Saturday 28 July 2012: still warm and sunny
On site: Keith Fitzpatrick-Matthews, Caoimhín Ó Coileáin, Bernie Matthews, Chris Hobbs, David Sims, Emily Abrehart, John Stanford, Frankie Saxton, Greg Ford, Jane Males, Jane Williams, Jean Andrews, Karen Leiper, Keeley Hale, Kit Carstairs, Liz Hart, Nigel Harper-Scott, Pauline Gimson, Rebecca Harrison, Richard Phillips, Tony Driscoll, Chris Gate, Julie Martin, James Fish, Izzy Gray, Connie Andrews (to 2.15 pm)
Weather: dry, warm, sunny with occasional cloud, becoming cloudier during the morning, light breeze; more and thicker cloud developing during the afternoon, with more frequent grey cloud
The rain we were supposed to get yesterday never arrived, so the ground is as dry as ever and things that were visible yesterday are once again obscured by dust and lack of contrast. Nevertheless, it is clear that there is very little left to do on the outer enclosure ditch and I really hope that we can have it planned and four sections across it laid out by the end of today. If things go really well, I would like excavation to begin on at least one of the sections.The ring ditch section, , is getting deeper and it is evident that slumped material on the edges has been dug out of sequence in one place; this isn’t a disaster, as none of the deposits has been finds rich and we can see the correct sequence in the section. In the sondage, (21) is still being removed, although parts of (153) beneath it are beginning to show up, suggesting that there is not too much more to remove. Cleaning the henge is aslo continuing and the complexity of deposits within it is becoming obvious. There appear to be potential stakeholes under the bank; there are discrete areas of in situ burning; there are numerous finds throughout the fills.
The henge is about half cleaned and, in the dryness, it is impossible to see the line of the inner ditch properly. In some places, it is overlain by remnants of the ploughsoil and spread bank material; the possible south-eastern terminal is the only part I am even vaguely confident that I can see. The number of finds within the henge fills is still high, with lithics, bone and pottery turning up just about everywhere.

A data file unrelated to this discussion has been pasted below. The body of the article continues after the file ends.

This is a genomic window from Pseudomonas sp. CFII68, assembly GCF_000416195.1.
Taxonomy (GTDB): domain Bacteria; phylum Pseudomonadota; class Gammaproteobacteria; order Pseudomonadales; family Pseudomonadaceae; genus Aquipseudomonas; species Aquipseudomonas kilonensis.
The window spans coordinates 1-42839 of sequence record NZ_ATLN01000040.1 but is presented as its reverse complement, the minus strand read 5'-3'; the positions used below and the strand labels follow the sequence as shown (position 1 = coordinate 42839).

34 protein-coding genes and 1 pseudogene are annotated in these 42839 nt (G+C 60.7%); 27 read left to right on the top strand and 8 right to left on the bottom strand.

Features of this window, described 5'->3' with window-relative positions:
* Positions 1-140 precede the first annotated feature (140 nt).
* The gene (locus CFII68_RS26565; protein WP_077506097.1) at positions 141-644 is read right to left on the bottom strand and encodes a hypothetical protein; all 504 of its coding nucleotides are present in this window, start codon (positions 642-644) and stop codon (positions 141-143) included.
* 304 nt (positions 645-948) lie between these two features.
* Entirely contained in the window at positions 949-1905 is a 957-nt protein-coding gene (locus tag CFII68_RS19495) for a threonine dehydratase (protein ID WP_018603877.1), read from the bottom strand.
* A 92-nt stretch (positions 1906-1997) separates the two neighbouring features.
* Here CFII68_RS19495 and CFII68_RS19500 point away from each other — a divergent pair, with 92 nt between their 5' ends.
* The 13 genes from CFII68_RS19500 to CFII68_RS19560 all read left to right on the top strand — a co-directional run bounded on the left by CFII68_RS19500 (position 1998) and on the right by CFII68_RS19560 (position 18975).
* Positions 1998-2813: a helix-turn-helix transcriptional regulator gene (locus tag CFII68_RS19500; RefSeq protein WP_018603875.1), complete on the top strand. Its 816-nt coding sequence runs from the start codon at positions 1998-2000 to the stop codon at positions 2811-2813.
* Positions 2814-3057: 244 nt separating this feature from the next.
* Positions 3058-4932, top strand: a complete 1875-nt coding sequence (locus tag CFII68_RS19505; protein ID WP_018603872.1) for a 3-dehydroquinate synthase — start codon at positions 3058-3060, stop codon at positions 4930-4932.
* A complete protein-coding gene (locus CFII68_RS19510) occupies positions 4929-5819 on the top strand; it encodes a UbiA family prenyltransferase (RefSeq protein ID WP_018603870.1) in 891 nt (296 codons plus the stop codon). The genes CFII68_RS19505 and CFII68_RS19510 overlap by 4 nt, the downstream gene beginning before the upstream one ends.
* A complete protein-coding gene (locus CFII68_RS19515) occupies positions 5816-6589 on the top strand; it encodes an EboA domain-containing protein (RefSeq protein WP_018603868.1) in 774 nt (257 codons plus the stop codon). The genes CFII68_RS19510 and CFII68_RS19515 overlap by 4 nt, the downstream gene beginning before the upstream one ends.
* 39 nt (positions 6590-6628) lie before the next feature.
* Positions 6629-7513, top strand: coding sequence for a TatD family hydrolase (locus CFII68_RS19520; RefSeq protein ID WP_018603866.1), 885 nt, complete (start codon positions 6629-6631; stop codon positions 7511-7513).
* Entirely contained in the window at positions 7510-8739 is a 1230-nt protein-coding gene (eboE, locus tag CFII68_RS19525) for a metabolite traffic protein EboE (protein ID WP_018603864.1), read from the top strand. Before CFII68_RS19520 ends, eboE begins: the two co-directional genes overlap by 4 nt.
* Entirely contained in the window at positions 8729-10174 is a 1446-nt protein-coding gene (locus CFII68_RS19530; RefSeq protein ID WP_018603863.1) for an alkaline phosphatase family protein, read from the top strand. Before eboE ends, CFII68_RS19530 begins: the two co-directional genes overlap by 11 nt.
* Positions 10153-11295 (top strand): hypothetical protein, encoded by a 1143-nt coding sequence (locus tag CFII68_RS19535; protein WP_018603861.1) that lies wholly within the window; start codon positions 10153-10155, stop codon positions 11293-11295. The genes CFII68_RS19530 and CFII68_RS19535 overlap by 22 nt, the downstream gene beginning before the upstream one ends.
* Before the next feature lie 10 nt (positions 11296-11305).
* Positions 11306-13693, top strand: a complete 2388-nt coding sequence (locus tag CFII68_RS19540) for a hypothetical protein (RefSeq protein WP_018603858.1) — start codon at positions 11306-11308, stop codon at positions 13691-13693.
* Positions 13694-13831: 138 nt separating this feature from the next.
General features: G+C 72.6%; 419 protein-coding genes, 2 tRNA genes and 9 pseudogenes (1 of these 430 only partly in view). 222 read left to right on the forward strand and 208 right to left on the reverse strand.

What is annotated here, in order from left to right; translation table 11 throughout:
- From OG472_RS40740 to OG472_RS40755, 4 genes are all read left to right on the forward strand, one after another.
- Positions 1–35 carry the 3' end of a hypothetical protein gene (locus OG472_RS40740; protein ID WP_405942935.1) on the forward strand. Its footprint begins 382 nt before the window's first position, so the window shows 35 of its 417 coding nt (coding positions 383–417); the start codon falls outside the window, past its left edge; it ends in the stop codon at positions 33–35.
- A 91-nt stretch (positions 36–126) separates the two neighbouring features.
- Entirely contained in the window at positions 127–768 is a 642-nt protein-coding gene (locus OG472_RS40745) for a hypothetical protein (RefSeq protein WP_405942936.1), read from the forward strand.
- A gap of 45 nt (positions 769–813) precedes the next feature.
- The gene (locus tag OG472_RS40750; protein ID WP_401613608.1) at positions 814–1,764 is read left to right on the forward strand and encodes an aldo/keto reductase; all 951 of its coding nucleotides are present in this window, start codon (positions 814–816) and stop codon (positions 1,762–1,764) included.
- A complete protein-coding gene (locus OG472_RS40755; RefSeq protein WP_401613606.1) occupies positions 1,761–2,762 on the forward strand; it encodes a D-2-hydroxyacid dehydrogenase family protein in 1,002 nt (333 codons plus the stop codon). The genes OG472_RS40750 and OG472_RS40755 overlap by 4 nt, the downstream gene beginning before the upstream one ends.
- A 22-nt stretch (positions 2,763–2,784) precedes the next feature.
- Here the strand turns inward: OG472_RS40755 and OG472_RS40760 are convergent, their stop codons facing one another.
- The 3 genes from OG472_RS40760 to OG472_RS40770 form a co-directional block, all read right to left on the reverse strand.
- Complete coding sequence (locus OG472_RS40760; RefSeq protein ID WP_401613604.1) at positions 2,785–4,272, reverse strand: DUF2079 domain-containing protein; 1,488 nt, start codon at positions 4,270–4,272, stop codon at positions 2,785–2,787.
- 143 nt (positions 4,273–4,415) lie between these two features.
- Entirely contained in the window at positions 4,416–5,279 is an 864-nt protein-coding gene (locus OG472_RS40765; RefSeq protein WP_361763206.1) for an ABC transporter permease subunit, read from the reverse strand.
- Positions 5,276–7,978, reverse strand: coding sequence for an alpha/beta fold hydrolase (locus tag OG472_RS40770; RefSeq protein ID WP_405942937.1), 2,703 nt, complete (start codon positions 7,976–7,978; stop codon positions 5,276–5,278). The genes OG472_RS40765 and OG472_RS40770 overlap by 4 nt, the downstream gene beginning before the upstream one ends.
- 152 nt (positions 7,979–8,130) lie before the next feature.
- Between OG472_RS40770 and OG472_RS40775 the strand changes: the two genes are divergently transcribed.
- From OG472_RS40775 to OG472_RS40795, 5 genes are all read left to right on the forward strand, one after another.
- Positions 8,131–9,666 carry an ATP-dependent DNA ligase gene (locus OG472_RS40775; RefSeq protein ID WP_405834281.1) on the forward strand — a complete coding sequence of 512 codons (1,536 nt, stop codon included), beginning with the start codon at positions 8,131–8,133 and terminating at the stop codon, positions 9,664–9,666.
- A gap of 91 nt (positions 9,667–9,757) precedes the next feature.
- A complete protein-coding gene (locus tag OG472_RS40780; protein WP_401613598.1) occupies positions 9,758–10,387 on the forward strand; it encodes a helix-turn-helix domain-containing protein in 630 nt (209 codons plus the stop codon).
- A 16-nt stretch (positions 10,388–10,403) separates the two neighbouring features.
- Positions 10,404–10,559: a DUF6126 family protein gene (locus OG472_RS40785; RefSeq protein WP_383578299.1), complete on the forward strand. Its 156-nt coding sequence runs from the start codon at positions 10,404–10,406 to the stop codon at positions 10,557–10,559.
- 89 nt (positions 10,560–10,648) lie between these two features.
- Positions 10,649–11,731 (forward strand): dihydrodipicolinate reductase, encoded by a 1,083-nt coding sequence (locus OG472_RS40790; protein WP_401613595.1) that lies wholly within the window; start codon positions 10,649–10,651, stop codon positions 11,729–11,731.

I am becoming happier with the idea that the outer enclosure is prehistoric, perhaps Middle Iron Age. Cleaning over it has produced no obviously medieval or later material and the only thing suggesting that it might be more recent than prehistoric is the iron object embedded in the western branch. However, until this has been excavated (and one of the sections across the ditch will be put at this point), I am speculating that it could be a piece of relatively recent farm equipment that has been intruded into the ditch fill during ploughing. I suppose that it could even turn out to be Iron Age in date (after all, there was a La Tène II cauldron rim in an Iron Age ditch at Blackhorse Road, not a million miles from here!).
The weather has become cooler and there is now more cloud than empty sky, with most of the cloud grey and apparently rain bearing. The front bringing the change in the weather has evidently passed over us. If we have a downpour tonight, I will be very grateful. The features that appear to be either under or within the henge bank have never been seen in damp conditions, which would help a lot with trying to interpret them.
During the day, the survey team have taken measurements on the three legs of the pylon in Stapleton’s Field that are visible from the Total Station position. This helps give us a double-check on the accuracy of our fixed points on site (which have superseded the old site grid by giving us a direct link to the Ordnance Survey’s National Grid reference system (rather than the National Grid that the pylon serves). Pauline also located a second nail marking the position of one of last year’s grid pegs, giving us two fixed points from 2011. We will now be able to transform the coordinates from 2010 into National Grid references using a simple formula in a spreadsheet, giving us a single system for all the work on the site.
The large piece of Grooved Ware (which may even be a complete vessel!) has been cleaned to show people on site what to expect from the henge. While they were queuing up to look, a large sherd of Impresssed Ware turned up nearby as well as another sherd of Neolithic pot next to the Grooved Ware. Both sets of pottery appear to derive from limited contexts that are suggestive of structured deposits. We need to be vigilant for other evidence, such as animal bone, carved chalk and special lithcs. Things are becoming exciting now that we are on the henge.
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